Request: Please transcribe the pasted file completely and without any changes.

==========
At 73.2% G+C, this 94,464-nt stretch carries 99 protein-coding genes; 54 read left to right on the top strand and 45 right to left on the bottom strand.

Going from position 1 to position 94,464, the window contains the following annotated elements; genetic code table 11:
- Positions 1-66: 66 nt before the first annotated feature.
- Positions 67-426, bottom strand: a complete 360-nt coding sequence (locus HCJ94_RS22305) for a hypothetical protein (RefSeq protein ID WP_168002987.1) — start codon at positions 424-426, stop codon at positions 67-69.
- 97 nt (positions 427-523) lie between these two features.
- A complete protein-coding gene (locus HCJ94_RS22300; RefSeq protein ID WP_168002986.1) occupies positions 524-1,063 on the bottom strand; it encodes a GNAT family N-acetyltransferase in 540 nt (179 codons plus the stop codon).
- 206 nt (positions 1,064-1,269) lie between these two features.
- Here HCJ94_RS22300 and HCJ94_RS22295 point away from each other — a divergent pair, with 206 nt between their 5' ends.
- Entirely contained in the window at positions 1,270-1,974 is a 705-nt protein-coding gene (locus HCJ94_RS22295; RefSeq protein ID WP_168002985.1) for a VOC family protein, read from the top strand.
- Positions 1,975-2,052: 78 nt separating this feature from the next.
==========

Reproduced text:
At 73.2% G+C, this 94,464-nt stretch carries 99 protein-coding genes; 54 read left to right on the top strand and 45 right to left on the bottom strand.

Going from position 1 to position 94,464, the window contains the following annotated elements; genetic code table 11:
- Positions 1-66: 66 nt before the first annotated feature.
- Positions 67-426, bottom strand: a complete 360-nt coding sequence (locus HCJ94_RS22305) for a hypothetical protein (RefSeq protein ID WP_168002987.1) — start codon at positions 424-426, stop codon at positions 67-69.
- 97 nt (positions 427-523) lie between these two features.
- A complete protein-coding gene (locus HCJ94_RS22300; RefSeq protein ID WP_168002986.1) occupies positions 524-1,063 on the bottom strand; it encodes a GNAT family N-acetyltransferase in 540 nt (179 codons plus the stop codon).
- 206 nt (positions 1,064-1,269) lie between these two features.
- Here HCJ94_RS22300 and HCJ94_RS22295 point away from each other — a divergent pair, with 206 nt between their 5' ends.
- Entirely contained in the window at positions 1,270-1,974 is a 705-nt protein-coding gene (locus HCJ94_RS22295; RefSeq protein ID WP_168002985.1) for a VOC family protein, read from the top strand.
- Positions 1,975-2,052: 78 nt separating this feature from the next.